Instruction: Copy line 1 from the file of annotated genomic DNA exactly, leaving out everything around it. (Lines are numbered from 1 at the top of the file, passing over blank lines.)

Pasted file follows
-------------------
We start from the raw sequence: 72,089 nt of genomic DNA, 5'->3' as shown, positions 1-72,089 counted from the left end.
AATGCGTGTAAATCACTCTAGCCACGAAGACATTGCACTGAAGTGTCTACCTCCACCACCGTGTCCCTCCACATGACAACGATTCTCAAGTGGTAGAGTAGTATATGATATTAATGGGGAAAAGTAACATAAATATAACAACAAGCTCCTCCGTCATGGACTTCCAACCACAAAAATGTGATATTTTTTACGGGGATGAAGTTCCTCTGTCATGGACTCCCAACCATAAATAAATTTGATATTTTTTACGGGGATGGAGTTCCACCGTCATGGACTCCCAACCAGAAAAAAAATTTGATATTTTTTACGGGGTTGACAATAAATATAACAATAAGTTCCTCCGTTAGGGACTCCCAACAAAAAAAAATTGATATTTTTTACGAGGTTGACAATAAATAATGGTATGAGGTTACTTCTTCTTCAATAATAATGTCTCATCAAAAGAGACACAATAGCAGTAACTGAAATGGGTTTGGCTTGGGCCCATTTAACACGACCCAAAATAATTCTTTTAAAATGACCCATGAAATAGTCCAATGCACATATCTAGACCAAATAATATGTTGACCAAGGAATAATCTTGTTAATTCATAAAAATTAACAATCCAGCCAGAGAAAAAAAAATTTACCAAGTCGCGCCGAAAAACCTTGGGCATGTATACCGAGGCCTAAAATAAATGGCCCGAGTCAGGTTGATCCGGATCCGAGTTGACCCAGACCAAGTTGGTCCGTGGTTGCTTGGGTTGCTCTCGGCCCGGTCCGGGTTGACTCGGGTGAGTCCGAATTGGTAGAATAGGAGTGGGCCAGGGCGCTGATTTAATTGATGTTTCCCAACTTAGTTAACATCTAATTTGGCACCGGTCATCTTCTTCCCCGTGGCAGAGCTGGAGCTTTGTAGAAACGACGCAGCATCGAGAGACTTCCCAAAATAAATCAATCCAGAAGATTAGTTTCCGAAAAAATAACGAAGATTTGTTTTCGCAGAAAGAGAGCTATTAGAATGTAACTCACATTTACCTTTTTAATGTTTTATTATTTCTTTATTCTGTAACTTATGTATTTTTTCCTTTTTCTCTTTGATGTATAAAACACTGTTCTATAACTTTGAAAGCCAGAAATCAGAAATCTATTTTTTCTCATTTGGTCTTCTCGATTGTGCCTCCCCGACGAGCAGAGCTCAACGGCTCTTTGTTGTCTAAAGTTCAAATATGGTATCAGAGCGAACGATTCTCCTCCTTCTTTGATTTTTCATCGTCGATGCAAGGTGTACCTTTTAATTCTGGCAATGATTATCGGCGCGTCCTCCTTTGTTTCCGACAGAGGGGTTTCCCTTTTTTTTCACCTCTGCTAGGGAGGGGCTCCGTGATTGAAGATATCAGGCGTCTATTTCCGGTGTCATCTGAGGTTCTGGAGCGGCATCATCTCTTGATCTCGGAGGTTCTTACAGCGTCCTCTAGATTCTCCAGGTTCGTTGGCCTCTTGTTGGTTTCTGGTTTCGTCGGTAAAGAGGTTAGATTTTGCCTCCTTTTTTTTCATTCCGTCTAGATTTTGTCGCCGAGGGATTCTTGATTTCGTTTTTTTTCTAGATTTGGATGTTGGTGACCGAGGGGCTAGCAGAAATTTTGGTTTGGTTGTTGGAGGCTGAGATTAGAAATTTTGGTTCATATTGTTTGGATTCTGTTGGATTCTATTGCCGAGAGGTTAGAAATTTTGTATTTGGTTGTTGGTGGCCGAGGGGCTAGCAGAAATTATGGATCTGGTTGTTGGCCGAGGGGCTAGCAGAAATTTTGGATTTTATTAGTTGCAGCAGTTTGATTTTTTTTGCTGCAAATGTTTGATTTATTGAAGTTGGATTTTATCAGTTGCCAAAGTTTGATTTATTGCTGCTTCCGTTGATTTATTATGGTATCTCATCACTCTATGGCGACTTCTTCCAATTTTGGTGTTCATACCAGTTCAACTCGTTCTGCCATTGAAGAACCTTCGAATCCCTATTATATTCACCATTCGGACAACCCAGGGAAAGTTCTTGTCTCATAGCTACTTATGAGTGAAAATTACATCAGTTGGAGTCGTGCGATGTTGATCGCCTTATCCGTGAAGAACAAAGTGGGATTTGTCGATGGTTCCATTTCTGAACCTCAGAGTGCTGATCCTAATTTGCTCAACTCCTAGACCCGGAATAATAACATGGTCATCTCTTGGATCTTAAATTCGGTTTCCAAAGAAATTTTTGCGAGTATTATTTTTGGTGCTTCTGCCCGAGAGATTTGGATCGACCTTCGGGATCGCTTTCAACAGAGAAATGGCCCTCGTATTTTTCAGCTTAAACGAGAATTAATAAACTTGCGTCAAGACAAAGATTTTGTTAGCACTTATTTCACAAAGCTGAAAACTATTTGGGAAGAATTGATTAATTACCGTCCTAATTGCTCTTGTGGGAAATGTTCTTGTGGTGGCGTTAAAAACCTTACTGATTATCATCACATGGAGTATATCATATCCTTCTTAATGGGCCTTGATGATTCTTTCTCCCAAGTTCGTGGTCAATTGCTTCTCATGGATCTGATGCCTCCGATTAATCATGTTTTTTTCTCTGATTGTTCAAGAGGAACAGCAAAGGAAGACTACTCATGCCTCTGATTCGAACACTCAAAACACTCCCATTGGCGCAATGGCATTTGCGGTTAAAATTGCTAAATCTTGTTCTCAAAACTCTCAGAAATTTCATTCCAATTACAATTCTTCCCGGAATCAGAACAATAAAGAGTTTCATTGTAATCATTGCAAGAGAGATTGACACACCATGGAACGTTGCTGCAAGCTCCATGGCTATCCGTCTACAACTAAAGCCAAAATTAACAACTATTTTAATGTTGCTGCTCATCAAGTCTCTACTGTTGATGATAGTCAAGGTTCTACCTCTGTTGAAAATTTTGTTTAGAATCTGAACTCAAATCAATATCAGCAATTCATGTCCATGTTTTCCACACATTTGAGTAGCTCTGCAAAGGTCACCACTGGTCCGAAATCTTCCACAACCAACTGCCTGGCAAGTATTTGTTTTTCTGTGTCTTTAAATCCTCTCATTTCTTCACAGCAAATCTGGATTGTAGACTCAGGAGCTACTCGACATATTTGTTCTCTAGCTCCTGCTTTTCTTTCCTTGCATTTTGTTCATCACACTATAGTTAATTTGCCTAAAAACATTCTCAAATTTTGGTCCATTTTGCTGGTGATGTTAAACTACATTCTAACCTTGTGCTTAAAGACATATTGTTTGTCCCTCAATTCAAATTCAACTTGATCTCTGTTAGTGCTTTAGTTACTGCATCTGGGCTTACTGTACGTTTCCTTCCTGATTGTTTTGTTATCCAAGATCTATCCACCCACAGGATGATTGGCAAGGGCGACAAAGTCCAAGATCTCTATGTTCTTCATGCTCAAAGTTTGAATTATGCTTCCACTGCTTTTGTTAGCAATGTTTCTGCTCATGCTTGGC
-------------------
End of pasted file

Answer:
We start from the raw sequence: 72,089 nt of genomic DNA, 5'->3' as shown, positions 1-72,089 counted from the left end.